Hispanic pride will be on display this Sunday, when the 52nd annual Hispanic Day Parade marches up Fifth Avenue.
The parade celebrates the solidarity of New York City’s Hispanic population, which totals nearly 2.5 million, more than any other city in the United States.
Upward of 1 million spectators are expected to attend the cultural celebration, which includes representation from Spanish-speaking countries in Central and South America, as well as the Dominican Republic, Puerto Rico, Cuba and Spain.
The European country in particular plans to have a larger presence than usual at this year’s parade to mark the 400th anniversary of the death of Miguel de Cervantes, the Spanish writer who authored “Don Quixote,” considered to be the first modern novel.
“Everybody in school in all these countries studied Cervantes and ‘Don Quixote’ in the same way,” said Pepe Navajas, coordinator of the parade’s Spanish delegation for La Nacional–Spanish Benevolent Society. “When you learn Spanish writing, everything is ‘Don Quixote.’ It’s the most important book in the Spanish culture.”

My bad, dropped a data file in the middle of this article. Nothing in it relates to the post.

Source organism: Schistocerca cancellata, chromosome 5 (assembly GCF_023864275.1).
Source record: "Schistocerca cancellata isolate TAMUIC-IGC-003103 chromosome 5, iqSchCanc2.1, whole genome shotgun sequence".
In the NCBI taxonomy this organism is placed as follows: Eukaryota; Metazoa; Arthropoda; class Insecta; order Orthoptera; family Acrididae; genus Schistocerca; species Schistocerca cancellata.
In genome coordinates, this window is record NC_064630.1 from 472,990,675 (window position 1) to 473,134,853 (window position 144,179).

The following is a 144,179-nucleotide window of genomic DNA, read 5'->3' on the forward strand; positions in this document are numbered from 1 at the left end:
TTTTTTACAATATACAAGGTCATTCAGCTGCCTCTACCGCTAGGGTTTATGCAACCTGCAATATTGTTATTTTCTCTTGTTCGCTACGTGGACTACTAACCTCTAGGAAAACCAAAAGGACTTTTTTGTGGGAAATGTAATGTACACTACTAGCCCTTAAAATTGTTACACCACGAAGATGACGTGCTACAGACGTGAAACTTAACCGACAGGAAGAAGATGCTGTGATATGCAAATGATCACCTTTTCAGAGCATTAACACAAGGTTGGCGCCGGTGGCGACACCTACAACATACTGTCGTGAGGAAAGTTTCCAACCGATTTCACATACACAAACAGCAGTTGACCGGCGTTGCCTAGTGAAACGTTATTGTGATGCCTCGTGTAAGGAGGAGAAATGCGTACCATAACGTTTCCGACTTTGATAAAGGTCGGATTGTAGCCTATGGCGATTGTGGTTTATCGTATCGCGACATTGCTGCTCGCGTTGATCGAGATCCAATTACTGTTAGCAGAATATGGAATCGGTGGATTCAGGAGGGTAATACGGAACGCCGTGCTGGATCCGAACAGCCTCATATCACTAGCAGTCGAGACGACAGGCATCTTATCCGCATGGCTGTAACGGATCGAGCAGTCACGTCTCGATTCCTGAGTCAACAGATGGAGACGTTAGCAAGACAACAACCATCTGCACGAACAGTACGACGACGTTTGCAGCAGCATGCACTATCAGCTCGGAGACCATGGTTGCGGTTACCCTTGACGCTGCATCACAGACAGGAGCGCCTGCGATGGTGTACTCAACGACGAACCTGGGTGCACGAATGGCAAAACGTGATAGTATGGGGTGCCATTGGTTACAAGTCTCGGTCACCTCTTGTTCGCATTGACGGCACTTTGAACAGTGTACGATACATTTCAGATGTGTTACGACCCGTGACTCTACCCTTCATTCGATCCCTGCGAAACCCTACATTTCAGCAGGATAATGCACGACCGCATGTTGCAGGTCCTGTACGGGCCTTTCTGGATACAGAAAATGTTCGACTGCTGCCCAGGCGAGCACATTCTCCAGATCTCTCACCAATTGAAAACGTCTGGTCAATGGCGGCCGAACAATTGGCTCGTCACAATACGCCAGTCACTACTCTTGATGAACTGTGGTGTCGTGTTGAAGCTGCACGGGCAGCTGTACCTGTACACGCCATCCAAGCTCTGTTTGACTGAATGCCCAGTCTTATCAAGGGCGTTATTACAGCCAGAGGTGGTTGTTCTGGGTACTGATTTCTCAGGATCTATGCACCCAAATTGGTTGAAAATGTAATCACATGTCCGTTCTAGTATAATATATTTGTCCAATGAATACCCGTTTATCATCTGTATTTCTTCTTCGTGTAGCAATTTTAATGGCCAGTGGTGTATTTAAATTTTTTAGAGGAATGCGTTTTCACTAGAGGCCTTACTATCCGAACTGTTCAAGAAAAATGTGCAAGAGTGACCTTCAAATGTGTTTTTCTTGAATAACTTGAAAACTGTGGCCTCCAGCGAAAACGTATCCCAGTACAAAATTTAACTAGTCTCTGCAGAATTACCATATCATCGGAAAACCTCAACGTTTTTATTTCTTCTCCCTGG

La Nacional, which was started in 1868 in what was once Manhattan’s “Little Spain,” helped found the parade more than 50 years ago, too. It will be one of more than 50 groups participating in Sunday’s affair and will lead the 21 participating countries, territories and nations up Fifth Avenue.
To mark the anniversary, there will be Andy Warhol-esque paintings of Cervantes by Spanish artist Curro Leyton carried by marchers.
“It’s the biggest showcase that we have on Fifth Avenue,” said La Nacional’s Michelle Miron, who is queen of the Spanish delegation. “They’re celebrating Cervantes’ death around the world, we wanted to bring it to the parade.”
The Spanish delegation is also planning to have flamenco dancers, as well as a tuna — a group of musicians who perform serenades while dressed in 13th-century garb. La Nacional is bringing more than 70 performers from Spain who will be singing and playing mandolins, lutes and tambourines.
“It’s going to be a sight,” Miron said of the tuna.
More than 4,000 people are expected to march in the parade, which will feature floats, live music, dance, traditional dress and more.
The parade falls near the end of National Hispanic Heritage Month, an annual celebration that runs from Sept. 15 to Oct. 15.